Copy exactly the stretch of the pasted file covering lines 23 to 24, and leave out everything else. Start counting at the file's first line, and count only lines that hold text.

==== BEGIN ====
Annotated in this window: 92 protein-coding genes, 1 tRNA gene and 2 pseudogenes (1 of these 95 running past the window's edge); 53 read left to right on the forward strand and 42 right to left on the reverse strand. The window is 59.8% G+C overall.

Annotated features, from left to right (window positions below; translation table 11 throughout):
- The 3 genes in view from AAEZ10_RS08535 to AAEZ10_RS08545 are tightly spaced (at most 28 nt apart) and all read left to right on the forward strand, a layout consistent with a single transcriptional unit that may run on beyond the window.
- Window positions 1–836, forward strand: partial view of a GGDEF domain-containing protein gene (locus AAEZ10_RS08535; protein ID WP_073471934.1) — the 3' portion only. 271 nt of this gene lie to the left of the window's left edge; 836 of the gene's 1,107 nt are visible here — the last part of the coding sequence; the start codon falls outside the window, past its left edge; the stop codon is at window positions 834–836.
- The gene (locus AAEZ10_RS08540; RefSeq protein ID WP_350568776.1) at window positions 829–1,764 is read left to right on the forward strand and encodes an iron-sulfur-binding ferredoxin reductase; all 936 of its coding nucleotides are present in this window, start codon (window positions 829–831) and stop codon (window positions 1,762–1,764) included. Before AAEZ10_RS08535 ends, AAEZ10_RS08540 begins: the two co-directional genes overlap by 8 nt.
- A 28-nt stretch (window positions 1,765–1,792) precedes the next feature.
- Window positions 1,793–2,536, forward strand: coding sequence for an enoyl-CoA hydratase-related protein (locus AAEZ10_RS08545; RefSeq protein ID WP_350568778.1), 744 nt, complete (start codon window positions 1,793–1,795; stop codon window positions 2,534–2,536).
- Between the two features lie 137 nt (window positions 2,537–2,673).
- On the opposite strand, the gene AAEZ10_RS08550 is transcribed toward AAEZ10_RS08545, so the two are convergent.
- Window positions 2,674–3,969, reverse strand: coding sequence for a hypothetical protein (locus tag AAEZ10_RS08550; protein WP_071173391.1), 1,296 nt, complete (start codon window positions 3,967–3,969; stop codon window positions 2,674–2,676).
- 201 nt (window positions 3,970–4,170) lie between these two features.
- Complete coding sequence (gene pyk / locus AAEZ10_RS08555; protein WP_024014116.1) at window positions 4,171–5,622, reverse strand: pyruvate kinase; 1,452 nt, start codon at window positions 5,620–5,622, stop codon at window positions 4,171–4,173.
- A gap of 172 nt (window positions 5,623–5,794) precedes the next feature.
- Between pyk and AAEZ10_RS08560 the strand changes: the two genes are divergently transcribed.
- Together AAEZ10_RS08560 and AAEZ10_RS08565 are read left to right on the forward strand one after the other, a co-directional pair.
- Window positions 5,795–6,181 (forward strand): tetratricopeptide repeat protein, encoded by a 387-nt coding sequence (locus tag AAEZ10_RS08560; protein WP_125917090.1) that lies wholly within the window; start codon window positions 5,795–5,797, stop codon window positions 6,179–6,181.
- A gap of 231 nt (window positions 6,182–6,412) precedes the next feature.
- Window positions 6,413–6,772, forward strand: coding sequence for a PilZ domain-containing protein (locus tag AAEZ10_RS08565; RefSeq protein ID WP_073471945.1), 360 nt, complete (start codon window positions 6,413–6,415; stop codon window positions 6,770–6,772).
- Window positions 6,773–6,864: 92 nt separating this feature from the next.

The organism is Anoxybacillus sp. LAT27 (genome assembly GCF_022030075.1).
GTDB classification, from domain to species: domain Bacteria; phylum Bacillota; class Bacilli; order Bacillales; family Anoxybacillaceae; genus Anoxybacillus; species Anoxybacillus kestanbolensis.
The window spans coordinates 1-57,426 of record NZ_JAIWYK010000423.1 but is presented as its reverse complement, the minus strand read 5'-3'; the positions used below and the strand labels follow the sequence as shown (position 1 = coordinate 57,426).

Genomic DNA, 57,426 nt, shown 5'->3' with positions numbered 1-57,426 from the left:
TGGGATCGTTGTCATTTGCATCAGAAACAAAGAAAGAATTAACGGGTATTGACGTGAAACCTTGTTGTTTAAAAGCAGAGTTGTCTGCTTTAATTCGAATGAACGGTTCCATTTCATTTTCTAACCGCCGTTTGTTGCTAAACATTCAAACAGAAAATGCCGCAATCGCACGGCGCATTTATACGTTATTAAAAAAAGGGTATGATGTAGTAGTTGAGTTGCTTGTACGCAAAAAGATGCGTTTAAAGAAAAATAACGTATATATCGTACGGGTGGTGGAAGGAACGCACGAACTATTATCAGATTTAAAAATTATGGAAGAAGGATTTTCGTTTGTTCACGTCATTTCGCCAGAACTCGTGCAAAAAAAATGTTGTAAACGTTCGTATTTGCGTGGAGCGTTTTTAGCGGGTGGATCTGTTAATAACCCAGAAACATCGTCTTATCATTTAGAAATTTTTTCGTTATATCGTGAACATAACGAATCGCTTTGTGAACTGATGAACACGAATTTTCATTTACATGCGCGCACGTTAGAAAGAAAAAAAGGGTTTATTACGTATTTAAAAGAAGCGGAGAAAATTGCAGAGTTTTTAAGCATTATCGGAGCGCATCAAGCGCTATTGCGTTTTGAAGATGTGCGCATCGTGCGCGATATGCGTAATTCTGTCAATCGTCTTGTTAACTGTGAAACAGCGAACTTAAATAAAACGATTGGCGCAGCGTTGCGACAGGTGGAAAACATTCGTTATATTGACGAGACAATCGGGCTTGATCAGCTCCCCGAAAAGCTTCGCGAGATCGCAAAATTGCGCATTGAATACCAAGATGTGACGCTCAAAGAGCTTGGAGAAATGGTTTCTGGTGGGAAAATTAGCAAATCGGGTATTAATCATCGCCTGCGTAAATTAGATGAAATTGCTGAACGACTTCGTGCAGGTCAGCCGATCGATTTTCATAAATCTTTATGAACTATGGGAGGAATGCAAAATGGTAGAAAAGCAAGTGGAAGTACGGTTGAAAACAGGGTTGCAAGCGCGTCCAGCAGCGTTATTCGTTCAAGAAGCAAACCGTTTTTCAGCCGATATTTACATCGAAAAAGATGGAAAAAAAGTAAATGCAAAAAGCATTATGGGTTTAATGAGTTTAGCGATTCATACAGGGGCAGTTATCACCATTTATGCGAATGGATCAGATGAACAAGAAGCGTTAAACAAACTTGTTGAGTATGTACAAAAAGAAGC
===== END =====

Genomic DNA, 57,426 nt, shown 5'->3' with positions numbered 1-57,426 from the left:
TGGGATCGTTGTCATTTGCATCAGAAACAAAGAAAGAATTAACGGGTATTGACGTGAAACCTTGTTGTTTAAAAGCAGAGTTGTCTGCTTTAATTCGAATGAACGGTTCCATTTCATTTTCTAACCGCCGTTTGTTGCTAAACATTCAAACAGAAAATGCCGCAATCGCACGGCGCATTTATACGTTATTAAAAAAAGGGTATGATGTAGTAGTTGAGTTGCTTGTACGCAAAAAGATGCGTTTAAAGAAAAATAACGTATATATCGTACGGGTGGTGGAAGGAACGCACGAACTATTATCAGATTTAAAAATTATGGAAGAAGGATTTTCGTTTGTTCACGTCATTTCGCCAGAACTCGTGCAAAAAAAATGTTGTAAACGTTCGTATTTGCGTGGAGCGTTTTTAGCGGGTGGATCTGTTAATAACCCAGAAACATCGTCTTATCATTTAGAAATTTTTTCGTTATATCGTGAACATAACGAATCGCTTTGTGAACTGATGAACACGAATTTTCATTTACATGCGCGCACGTTAGAAAGAAAAAAAGGGTTTATTACGTATTTAAAAGAAGCGGAGAAAATTGCAGAGTTTTTAAGCATTATCGGAGCGCATCAAGCGCTATTGCGTTTTGAAGATGTGCGCATCGTGCGCGATATGCGTAATTCTGTCAATCGTCTTGTTAACTGTGAAACAGCGAACTTAAATAAAACGATTGGCGCAGCGTTGCGACAGGTGGAAAACATTCGTTATATTGACGAGACAATCGGGCTTGATCAGCTCCCCGAAAAGCTTCGCGAGATCGCAAAATTGCGCATTGAATACCAAGATGTGACGCTCAAAGAGCTTGGAGAAATGGTTTCTGGTGGGAAAATTAGCAAATCGGGTATTAATCATCGCCTGCGTAAATTAGATGAAATTGCTGAACGACTTCGTGCAGGTCAGCCGATCGATTTTCATAAATCTTTATGAACTATGGGAGGAATGCAAAATGGTAGAAAAGCAAGTGGAAGTACGGTTGAAAACAGGGTTGCAAGCGCGTCCAGCAGCGTTATTCGTTCAAGAAGCAAACCGTTTTTCAGCCGATATTTACATCGAAAAAGATGGAAAAAAAGTAAATGCAAAAAGCATTATGGGTTTAATGAGTTTAGCGATTCATACAGGGGCAGTTATCACCATTTATGCGAATGGATCAGATGAACAAGAAGCGTTAAACAAACTTGTTGAGTATGTACAAAAAGAAGC